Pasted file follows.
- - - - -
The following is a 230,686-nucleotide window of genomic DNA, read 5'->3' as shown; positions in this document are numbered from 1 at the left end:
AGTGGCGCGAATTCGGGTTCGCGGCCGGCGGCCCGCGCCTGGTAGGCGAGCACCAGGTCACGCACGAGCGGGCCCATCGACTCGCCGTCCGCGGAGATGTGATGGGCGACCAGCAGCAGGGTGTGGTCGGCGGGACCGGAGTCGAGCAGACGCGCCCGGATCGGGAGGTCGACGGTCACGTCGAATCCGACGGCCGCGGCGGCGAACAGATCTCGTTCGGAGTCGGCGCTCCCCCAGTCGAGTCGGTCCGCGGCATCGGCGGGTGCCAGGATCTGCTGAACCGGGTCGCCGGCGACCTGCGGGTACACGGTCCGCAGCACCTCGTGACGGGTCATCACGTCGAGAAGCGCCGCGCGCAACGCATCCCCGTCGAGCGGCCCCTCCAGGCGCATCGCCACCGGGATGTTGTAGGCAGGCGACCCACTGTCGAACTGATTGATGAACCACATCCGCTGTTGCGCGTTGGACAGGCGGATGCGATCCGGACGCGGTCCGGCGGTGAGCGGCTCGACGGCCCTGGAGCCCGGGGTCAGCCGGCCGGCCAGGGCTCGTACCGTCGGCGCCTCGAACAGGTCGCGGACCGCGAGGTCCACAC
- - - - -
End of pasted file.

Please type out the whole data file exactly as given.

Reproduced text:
The following is a 230,686-nucleotide window of genomic DNA, read 5'->3' as shown; positions in this document are numbered from 1 at the left end:
AGTGGCGCGAATTCGGGTTCGCGGCCGGCGGCCCGCGCCTGGTAGGCGAGCACCAGGTCACGCACGAGCGGGCCCATCGACTCGCCGTCCGCGGAGATGTGATGGGCGACCAGCAGCAGGGTGTGGTCGGCGGGACCGGAGTCGAGCAGACGCGCCCGGATCGGGAGGTCGACGGTCACGTCGAATCCGACGGCCGCGGCGGCGAACAGATCTCGTTCGGAGTCGGCGCTCCCCCAGTCGAGTCGGTCCGCGGCATCGGCGGGTGCCAGGATCTGCTGAACCGGGTCGCCGGCGACCTGCGGGTACACGGTCCGCAGCACCTCGTGACGGGTCATCACGTCGAGAAGCGCCGCGCGCAACGCATCCCCGTCGAGCGGCCCCTCCAGGCGCATCGCCACCGGGATGTTGTAGGCAGGCGACCCACTGTCGAACTGATTGATGAACCACATCCGCTGTTGCGCGTTGGACAGGCGGATGCGATCCGGACGCGGTCCGGCGGTGAGCGGCTCGACGGCCCTGGAGCCCGGGGTCAGCCGGCCGGCCAGGGCTCGTACCGTCGGCGCCTCGAACAGGTCGCGGACCGCGAGGTCCACAC